E-rickshaws also created a political controversy following reports that Purti Green Technologies Private Limited (PGTL), one of the seven companies which were granted license by state-run Council for Scientific and Industrial Research (CSIR) to produce e-rickshaws, had Mr. Rajesh Totade as a director with 50% stake. Mr. Rajesh is the brother-in-law of Nitin Gadkari who holds the transportation portfolio. PGTL was formed under the Purti Group. Gadkari resigned as the chairman of Purti Group in 2011.

New scheme notified for return of e-rickshaw

The Delhi Government’s Transport Department, through ‘E-rickshaw Sewa Scheme’ notified a new set of rules governing the operation of e-rickshaws. This set the stage for the return of the battery-operated vehicles. According to the department, e-rickshaws would now be registered as transport vehicles under the registration series ‘DL-1ER’ and would be granted contract carriage permits without fare meters. The drivers strictly need to possess a valid license to drive the vehicle besides a public service badge.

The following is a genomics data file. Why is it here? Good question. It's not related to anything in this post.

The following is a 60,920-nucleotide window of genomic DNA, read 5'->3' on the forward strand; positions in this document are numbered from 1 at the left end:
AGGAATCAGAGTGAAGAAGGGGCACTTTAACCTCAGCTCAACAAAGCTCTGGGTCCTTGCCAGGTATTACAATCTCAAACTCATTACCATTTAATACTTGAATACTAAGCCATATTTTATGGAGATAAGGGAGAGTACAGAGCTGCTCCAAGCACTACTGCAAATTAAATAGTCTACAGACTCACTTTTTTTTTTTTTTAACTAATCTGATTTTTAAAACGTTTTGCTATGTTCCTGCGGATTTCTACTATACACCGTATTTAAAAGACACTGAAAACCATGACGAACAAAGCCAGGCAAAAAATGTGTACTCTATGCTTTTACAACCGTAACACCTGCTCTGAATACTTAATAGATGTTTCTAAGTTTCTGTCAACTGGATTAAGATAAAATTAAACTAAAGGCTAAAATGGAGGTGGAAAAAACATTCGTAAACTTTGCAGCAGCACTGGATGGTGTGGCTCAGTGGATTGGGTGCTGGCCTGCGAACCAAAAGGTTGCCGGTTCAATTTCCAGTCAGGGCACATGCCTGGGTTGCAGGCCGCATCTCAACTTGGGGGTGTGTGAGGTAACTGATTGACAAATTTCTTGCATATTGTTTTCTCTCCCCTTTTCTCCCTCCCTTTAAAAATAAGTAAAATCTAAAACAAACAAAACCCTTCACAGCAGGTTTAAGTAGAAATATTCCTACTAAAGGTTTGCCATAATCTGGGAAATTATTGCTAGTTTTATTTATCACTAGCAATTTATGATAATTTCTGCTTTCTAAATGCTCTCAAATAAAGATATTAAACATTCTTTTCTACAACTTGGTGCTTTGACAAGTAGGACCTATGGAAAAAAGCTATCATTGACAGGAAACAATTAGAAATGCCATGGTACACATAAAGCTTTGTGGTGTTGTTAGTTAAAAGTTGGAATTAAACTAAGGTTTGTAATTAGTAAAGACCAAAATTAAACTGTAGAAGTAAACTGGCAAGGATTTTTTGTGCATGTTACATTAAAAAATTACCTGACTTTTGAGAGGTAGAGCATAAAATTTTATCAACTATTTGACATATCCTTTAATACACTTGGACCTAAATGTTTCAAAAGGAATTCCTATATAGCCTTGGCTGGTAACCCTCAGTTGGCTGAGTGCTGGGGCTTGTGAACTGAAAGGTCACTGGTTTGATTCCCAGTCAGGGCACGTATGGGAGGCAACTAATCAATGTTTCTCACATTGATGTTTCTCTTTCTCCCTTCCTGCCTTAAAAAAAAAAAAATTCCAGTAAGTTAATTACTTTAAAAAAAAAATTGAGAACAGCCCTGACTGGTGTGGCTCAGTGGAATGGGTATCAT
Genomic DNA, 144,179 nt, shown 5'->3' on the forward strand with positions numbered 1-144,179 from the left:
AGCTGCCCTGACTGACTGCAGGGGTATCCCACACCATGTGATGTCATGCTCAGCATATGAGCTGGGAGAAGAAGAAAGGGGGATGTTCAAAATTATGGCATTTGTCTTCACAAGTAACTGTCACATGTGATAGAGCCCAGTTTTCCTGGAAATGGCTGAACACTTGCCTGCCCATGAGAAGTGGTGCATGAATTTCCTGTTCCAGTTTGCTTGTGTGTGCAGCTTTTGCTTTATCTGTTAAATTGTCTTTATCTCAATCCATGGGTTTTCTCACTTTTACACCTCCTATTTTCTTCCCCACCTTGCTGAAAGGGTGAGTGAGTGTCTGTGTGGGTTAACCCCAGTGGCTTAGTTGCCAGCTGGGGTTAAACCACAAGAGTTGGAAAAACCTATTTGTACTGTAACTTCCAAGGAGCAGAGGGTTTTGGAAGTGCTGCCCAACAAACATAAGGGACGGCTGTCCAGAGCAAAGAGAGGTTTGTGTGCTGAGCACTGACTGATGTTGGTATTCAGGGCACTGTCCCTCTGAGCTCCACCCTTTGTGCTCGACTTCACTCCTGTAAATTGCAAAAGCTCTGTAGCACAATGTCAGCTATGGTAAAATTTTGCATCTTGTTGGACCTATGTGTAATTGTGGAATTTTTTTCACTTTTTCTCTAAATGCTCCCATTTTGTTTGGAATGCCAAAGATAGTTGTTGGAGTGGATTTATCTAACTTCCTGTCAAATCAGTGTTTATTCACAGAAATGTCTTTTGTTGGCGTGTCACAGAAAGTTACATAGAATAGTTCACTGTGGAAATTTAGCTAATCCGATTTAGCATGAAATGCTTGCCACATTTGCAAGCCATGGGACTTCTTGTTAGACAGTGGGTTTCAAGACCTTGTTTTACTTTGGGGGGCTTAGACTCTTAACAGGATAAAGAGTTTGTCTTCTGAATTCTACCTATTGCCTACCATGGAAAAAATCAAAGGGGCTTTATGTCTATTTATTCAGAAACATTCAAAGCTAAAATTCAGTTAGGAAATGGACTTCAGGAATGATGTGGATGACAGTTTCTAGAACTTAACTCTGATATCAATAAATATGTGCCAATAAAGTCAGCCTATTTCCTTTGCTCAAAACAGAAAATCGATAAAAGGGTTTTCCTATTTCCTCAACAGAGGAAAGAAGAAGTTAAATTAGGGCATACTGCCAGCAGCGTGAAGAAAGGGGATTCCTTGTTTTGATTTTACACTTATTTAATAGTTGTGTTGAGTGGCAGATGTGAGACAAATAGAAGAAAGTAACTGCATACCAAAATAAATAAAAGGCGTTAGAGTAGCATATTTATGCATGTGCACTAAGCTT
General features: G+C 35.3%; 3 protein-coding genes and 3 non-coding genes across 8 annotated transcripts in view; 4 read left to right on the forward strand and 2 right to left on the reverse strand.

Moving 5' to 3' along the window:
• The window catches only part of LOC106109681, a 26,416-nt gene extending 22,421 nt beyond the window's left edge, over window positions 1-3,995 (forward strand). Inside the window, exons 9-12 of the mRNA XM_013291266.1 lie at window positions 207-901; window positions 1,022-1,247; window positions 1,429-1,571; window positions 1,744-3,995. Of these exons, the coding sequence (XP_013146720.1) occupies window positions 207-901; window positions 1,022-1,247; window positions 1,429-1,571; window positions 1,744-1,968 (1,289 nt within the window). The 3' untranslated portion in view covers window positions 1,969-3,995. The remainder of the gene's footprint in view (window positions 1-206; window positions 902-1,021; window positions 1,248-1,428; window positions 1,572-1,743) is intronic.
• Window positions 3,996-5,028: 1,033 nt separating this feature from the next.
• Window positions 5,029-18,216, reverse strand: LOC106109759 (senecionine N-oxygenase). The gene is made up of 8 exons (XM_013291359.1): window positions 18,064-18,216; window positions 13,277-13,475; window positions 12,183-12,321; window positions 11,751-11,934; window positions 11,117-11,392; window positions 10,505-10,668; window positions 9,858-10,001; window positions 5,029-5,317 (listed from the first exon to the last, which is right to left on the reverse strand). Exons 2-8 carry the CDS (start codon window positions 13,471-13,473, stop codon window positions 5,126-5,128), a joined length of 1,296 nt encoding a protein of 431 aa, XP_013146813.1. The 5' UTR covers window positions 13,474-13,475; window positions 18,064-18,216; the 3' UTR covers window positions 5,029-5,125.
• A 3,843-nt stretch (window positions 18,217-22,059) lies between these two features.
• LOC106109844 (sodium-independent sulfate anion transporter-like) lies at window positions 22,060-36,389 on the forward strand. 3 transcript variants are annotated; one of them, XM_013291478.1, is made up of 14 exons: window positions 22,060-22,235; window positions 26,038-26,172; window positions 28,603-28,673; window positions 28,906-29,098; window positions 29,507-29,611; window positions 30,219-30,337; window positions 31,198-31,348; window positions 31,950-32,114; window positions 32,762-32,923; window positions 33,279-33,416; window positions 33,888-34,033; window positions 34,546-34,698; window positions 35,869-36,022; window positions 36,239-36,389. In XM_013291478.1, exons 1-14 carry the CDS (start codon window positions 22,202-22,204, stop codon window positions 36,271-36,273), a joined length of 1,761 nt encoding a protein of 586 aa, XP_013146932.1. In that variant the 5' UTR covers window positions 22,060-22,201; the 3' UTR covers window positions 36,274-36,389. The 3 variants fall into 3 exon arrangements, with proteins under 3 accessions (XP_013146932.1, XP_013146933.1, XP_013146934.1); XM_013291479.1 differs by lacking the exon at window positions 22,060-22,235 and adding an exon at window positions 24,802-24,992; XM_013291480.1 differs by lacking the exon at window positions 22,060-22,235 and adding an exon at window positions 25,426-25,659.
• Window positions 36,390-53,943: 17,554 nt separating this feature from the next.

“The applicant should not own any other e-rickshaw or transport vehicle with a permit. Such vehicles must also be equipped with a first-aid box and fire extinguisher,” rules under the new scheme state in addition to requirements such as the model of e-rickshaw being duly approved in accordance with provisions of section 126 of Motor Vehicle (MV) Act, 1988.

 

The address and telephone number of the permit holder are required to be painted on the left side of the vehicle. The scheme also stipulates that e-rickshaws should have a seating capacity of four persons, excluding the driver, with maximum luggage weight of 40 kg while e-carts can transport goods weighing up to 310 kg, a yellow colour reflective strip on its rear side. The prescribed dimensions are: length- 2.8 meters, height- 1.8 meters, width- 1 meter.

The e-rickshaw future

Legal framework essential for electric three-wheelers